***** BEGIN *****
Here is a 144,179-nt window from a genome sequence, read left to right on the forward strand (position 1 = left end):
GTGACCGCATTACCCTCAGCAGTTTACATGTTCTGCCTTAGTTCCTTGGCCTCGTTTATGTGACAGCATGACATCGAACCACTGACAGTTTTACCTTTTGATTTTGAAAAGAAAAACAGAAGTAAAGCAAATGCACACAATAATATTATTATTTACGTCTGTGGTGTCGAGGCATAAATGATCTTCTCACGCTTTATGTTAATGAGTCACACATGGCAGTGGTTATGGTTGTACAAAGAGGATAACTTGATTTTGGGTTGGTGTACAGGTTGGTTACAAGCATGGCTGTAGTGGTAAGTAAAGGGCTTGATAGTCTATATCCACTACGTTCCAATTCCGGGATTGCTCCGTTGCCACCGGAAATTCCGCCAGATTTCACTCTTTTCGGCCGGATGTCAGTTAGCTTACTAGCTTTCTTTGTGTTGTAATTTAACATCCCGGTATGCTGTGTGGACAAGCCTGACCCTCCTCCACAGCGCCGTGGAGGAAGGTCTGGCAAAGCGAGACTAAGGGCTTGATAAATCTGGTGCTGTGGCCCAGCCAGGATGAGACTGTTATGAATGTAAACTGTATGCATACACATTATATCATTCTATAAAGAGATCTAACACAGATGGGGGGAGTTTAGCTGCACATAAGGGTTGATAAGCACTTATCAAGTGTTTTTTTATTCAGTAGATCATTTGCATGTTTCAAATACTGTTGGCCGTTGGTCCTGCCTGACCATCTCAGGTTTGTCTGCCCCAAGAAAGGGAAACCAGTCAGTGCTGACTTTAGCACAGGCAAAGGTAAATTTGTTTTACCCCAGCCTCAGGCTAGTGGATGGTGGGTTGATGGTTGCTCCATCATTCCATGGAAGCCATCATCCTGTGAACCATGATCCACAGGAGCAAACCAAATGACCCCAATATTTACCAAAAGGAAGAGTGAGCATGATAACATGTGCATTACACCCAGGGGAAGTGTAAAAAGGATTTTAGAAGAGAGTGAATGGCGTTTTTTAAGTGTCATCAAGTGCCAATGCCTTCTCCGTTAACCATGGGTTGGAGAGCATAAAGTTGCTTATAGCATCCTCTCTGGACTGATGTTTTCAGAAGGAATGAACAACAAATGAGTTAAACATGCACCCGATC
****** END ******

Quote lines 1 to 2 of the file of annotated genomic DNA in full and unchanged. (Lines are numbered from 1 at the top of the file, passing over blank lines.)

Here is a 144,179-nt window from a genome sequence, read left to right on the forward strand (position 1 = left end):
GTGACCGCATTACCCTCAGCAGTTTACATGTTCTGCCTTAGTTCCTTGGCCTCGTTTATGTGACAGCATGACATCGAACCACTGACAGTTTTACCTTTTGATTTTGAAAAGAAAAACAGAAGTAAAGCAAATGCACACAATAATATTATTATTTACGTCTGTGGTGTCGAGGCATAAATGATCTTCTCACGCTTTATGTTAATGAGTCACACATGGCAGTGGTTATGGTTGTACAAAGAGGATAACTTGATTTTGGGTTGGTGTACAGGTTGGTTACAAGCATGGCTGTAGTGGTAAGTAAAGGGCTTGATAGTCTATATCCACTACGTTCCAATTCCGGGATTGCTCCGTTGCCACCGGAAATTCCGCCAGATTTCACTCTTTTCGGCCGGATGTCAGTTAGCTTACTAGCTTTCTTTGTGTTGTAATTTAACATCCCGGTATGCTGTGTGGACAAGCCTGACCCTCCTCCACAGCGCCGTGGAGGAAGGTCTGGCAAAGCGAGACTAAGGGCTTGATAAATCTGGTGCTGTGGCCCAGCCAGGATGAGACTGTTATGAATGTAAACTGTATGCATACACATTATATCATTCTATAAAGAGATCTAACACAGATGGGGGGAGTTTAGCTGCACATAAGGGTTGATAAGCACTTATCAAGTGTTTTTTTATTCAGTAGATCATTTGCATGTTTCAAATACTGTTGGCCGTTGGTCCTGCCTGACCATCTCAGGTTTGTCTGCCCCAAGAAAGGGAAACCAGTCAGTGCTGACTTTAGCACAGGCAAAGGTAAATTTGTTTTACCCCAGCCTCAGGCTAGTGGATGGTGGGTTGATGGTTGCTCCATCATTCCATGGAAGCCATCATCCTGTGAACCATGATCCACAGGAGCAAACCAAATGACCCCAATATTTACCAAAAGGAAGAGTGAGCATGATAACATGTGCATTACACCCAGGGGAAGTGTAAAAAGGATTTTAGAAGAGAGTGAATGGCGTTTTTTAAGTGTCATCAAGTGCCAATGCCTTCTCCGTTAACCATGGGTTGGAGAGCATAAAGTTGCTTATAGCATCCTCTCTGGACTGATGTTTTCAGAAGGAATGAACAACAAATGAGTTAAACATGCACCCGATC